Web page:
The EUR/USD was on its heels Thursday, as the markets awaited key remarks from Mario Draghi after the European Central Bank held interest rates at record lows.
The EUR/USD was trading at session lows following the ECB rate announcement, tumbling 0.8% to 1.0866. Key support levels for the EUR/USD are 1.0819 and 1.0800. On the upside, the EUR/USD could face resistance at 1.1036, followed by 1.1086.
The European Central Bank kept its main interest rate at 0.05% on Thursday, as predicted by the vast majority of market analysts. The deposit rate was also kept unchanged at -0.2%.
The ECB has remained relatively quiet since launching a €1.1 trillion stimulus program back in March to counteract deflation and promote economic growth. Bank policymakers are now focused on facilitating Greece’s new bailout plan, which was passed by Greek parliament on Wednesday.
The EUR/USD has declined by more than 2% since Monday, as news of a Greek bailout agreement made its way through the markets. The US dollar has strengthened significantly over the same period, as investors have shifted their attention back to the Federal Reserve’s rate hike timetable. The dollar index advanced 0.5% on Thursday, climbing to 97.63.
In economic data, Eurozone inflation was unchanged in June, as energy prices declined by a wider margin. On an annual basis. consumer prices in the 19 countries sharing the euro increased 0.2% in June, Eurostat confirmed on Thursday. So-called core inflation, which strips away volatile components such as food and energy, rose 0.8% annually. Energy costs fell 5.1% following a 4.8% drop in May.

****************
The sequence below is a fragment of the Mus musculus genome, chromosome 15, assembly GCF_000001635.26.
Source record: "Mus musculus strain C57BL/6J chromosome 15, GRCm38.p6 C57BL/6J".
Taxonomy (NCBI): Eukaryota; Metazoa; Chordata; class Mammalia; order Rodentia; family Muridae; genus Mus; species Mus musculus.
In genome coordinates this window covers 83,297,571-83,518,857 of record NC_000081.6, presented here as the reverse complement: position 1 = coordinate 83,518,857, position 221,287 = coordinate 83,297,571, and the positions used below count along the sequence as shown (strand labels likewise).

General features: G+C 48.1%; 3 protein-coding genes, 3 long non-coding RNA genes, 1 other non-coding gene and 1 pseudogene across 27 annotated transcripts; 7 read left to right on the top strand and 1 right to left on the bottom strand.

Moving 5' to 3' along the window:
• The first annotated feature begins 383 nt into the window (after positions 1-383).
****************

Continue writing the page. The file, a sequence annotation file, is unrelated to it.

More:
The ECB, which targets inflation at just under 2%, expects Eurozone CPI to rise to 1.5% in 2016 and 1.8% in 2017.
In US data, initial jobless claims declined by 15,000 to a seasonally adjusted 281,000 in the week ending July 11, the Department of Labor reported Thursday. That was the sixteenth consecutive week jobless claims were below 300,000, a threshold usually associated with a stronger labour market.
The four-week moving average of initial claims increased by 3,250 to 282,500. Meanwhile, continuing jobless claims for the week ending July 4 fell by 112,000 to 2.22 million, official data showed.
National unemployment currently sits at 5.3%, just above the range that most Fed policymakers consider consistent with full employment. US employers added 281,000 nonfarm payrolls last month, following a gain of 271,000 in May.